Imagine that you go to City Hall for a construction permit to renovate your house. The employee who receives your form says that, because of the great number of applications the office has received, the staff will take up to nine months to issue the permit. But if you give her $100, your form will make it to the top of the pile. You realize she has just asked for a bribe: an illicit payment to obtain preferential treatment. A number of questions are likely to go through your head. Will I pay to speed things up? Would any of my friends or relatives do the same? You would probably not wonder, however, whether being exposed to the request would, in and of itself, affect a subsequent ethical decision. That is the kind of question behavioral researchers ask to investigate how corruption spreads.
The extent of bribery is hard to measure, but estimates from the World Bank suggest that corrupt exchanges involve $1 trillion annually. In 2018 Transparency International reported that more than two thirds of 180 countries it surveyed got a score of less than 50 on a scale from 0 (“highly corrupt”) to 100 (“very clean”). Major scandals regularly make global headlines, such as when Brazilian construction company Odebrecht admitted in 2016 to having paid upward of $7oo million in bribes to politicians and bureaucrats in 12 countries. But petty corruption, involving small favors between a few people, is also very common. Transparency International’s Global Corruption Barometer for 2017 shows that one in every four of those surveyed said they had paid a bribe when accessing public services in the previous year, with almost one in three reporting such payments in the Middle East and North Africa.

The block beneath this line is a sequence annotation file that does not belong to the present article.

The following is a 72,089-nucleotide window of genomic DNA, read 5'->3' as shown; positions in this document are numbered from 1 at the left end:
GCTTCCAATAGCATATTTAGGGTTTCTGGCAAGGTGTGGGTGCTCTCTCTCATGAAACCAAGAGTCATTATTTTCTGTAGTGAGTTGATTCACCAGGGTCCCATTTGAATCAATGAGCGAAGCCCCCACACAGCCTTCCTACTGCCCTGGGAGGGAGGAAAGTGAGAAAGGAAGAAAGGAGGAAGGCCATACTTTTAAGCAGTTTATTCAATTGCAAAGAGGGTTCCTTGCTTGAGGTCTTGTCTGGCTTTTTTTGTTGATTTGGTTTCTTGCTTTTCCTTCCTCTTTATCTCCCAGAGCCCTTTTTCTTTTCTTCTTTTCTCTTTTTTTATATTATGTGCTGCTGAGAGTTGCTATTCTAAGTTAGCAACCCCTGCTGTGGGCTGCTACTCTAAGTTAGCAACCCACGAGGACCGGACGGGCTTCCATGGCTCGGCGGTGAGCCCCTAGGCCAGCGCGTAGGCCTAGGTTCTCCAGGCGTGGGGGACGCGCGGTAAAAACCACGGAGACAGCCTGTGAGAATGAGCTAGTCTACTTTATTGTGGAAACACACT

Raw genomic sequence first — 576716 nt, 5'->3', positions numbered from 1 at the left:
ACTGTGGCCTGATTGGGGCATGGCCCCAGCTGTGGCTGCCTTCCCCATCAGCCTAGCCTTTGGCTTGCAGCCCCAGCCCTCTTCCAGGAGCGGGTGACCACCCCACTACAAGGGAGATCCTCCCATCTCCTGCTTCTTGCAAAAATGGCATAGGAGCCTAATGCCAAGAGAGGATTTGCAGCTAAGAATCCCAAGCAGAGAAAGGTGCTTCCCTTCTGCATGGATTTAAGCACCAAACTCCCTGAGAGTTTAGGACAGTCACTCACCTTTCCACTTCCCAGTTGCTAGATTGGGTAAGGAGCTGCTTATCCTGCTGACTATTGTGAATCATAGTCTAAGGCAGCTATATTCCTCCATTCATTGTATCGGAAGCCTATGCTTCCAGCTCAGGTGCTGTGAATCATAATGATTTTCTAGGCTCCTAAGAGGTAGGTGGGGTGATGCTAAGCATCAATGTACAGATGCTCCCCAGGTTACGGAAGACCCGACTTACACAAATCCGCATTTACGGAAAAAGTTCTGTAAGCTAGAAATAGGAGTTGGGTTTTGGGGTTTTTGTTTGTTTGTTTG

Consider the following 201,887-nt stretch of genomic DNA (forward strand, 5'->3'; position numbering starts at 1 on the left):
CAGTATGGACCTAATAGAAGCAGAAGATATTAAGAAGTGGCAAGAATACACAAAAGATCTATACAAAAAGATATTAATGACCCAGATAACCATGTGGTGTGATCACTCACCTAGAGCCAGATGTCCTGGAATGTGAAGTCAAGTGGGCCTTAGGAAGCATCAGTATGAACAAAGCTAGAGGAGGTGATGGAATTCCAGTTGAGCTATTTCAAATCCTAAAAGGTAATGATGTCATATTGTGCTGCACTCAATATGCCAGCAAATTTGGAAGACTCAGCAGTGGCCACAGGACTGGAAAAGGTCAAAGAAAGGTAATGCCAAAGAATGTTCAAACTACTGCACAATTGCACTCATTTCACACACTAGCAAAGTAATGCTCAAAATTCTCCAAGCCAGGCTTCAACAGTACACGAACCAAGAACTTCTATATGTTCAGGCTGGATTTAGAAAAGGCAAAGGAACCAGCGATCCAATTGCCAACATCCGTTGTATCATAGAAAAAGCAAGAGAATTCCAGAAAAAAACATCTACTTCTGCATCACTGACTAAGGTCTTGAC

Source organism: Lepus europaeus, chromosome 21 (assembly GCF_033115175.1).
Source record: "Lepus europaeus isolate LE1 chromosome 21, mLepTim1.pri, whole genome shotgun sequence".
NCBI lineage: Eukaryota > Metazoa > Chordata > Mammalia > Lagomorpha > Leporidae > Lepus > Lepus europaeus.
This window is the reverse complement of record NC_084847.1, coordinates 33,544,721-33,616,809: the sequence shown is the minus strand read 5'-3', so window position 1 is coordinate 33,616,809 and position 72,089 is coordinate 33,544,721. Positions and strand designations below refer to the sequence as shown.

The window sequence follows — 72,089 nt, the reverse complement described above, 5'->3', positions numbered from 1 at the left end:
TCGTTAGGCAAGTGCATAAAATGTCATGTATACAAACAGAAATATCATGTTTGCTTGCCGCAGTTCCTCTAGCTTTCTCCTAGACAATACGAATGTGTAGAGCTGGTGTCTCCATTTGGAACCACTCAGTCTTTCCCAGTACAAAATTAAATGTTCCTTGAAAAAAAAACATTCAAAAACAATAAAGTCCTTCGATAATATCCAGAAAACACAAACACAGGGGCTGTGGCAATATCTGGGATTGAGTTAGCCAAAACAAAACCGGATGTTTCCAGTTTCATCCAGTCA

Corruption, big or small, impedes the socioeconomic development of nations. It affects economic activities, weakens institutions, interferes with democracy and erodes the public’s trust in government officials, politicians and their neighbors. Understanding the underlying psychology of bribery could be crucial to tackling the problem. Troublingly, our studies suggest that mere exposure to corruption is corrupting. Unless preventive measures are taken, dishonesty can spread stealthily and uninvited from person to person like a disease, eroding social norms and ethics—and once a culture of cheating and lying becomes entrenched, it can be difficult to dislodge…. [ ]